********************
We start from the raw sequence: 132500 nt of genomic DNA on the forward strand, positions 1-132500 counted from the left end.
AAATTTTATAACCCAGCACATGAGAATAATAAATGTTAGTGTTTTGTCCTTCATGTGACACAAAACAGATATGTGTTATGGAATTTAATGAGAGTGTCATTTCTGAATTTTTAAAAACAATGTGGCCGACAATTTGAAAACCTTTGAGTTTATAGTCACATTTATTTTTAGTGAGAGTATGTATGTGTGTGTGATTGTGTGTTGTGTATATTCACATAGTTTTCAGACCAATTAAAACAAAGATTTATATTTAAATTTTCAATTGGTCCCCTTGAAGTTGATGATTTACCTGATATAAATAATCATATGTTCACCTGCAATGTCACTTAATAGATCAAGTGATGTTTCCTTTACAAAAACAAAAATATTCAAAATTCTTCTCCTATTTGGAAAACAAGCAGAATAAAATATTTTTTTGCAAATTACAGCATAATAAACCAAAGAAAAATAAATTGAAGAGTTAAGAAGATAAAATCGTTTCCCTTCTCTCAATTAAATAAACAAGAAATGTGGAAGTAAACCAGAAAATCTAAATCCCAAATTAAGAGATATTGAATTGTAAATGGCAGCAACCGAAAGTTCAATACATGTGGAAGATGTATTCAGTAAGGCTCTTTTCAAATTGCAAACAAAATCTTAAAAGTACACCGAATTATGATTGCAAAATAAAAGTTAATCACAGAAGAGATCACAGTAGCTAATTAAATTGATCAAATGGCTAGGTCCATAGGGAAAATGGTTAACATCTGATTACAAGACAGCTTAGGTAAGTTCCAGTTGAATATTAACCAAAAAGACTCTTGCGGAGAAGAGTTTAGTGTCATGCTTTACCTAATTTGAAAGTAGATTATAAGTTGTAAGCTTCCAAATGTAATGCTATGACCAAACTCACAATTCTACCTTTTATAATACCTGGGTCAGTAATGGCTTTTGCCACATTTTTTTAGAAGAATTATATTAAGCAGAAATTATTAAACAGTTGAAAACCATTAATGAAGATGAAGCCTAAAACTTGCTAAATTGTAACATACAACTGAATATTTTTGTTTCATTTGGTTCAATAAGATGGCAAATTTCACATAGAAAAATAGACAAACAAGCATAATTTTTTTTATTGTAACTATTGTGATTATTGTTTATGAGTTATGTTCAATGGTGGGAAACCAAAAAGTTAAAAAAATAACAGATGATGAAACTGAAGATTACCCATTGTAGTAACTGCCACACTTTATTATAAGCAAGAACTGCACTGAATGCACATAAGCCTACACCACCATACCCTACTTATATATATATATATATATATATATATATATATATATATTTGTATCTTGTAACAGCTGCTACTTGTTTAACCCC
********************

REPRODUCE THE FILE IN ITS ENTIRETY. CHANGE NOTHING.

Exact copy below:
We start from the raw sequence: 132500 nt of genomic DNA on the forward strand, positions 1-132500 counted from the left end.
AAATTTTATAACCCAGCACATGAGAATAATAAATGTTAGTGTTTTGTCCTTCATGTGACACAAAACAGATATGTGTTATGGAATTTAATGAGAGTGTCATTTCTGAATTTTTAAAAACAATGTGGCCGACAATTTGAAAACCTTTGAGTTTATAGTCACATTTATTTTTAGTGAGAGTATGTATGTGTGTGTGATTGTGTGTTGTGTATATTCACATAGTTTTCAGACCAATTAAAACAAAGATTTATATTTAAATTTTCAATTGGTCCCCTTGAAGTTGATGATTTACCTGATATAAATAATCATATGTTCACCTGCAATGTCACTTAATAGATCAAGTGATGTTTCCTTTACAAAAACAAAAATATTCAAAATTCTTCTCCTATTTGGAAAACAAGCAGAATAAAATATTTTTTTGCAAATTACAGCATAATAAACCAAAGAAAAATAAATTGAAGAGTTAAGAAGATAAAATCGTTTCCCTTCTCTCAATTAAATAAACAAGAAATGTGGAAGTAAACCAGAAAATCTAAATCCCAAATTAAGAGATATTGAATTGTAAATGGCAGCAACCGAAAGTTCAATACATGTGGAAGATGTATTCAGTAAGGCTCTTTTCAAATTGCAAACAAAATCTTAAAAGTACACCGAATTATGATTGCAAAATAAAAGTTAATCACAGAAGAGATCACAGTAGCTAATTAAATTGATCAAATGGCTAGGTCCATAGGGAAAATGGTTAACATCTGATTACAAGACAGCTTAGGTAAGTTCCAGTTGAATATTAACCAAAAAGACTCTTGCGGAGAAGAGTTTAGTGTCATGCTTTACCTAATTTGAAAGTAGATTATAAGTTGTAAGCTTCCAAATGTAATGCTATGACCAAACTCACAATTCTACCTTTTATAATACCTGGGTCAGTAATGGCTTTTGCCACATTTTTTTAGAAGAATTATATTAAGCAGAAATTATTAAACAGTTGAAAACCATTAATGAAGATGAAGCCTAAAACTTGCTAAATTGTAACATACAACTGAATATTTTTGTTTCATTTGGTTCAATAAGATGGCAAATTTCACATAGAAAAATAGACAAACAAGCATAATTTTTTTTATTGTAACTATTGTGATTATTGTTTATGAGTTATGTTCAATGGTGGGAAACCAAAAAGTTAAAAAAATAACAGATGATGAAACTGAAGATTACCCATTGTAGTAACTGCCACACTTTATTATAAGCAAGAACTGCACTGAATGCACATAAGCCTACACCACCATACCCTACTTATATATATATATATATATATATATATATATATATATATTTGTATCTTGTAACAGCTGCTACTTGTTTAACCCC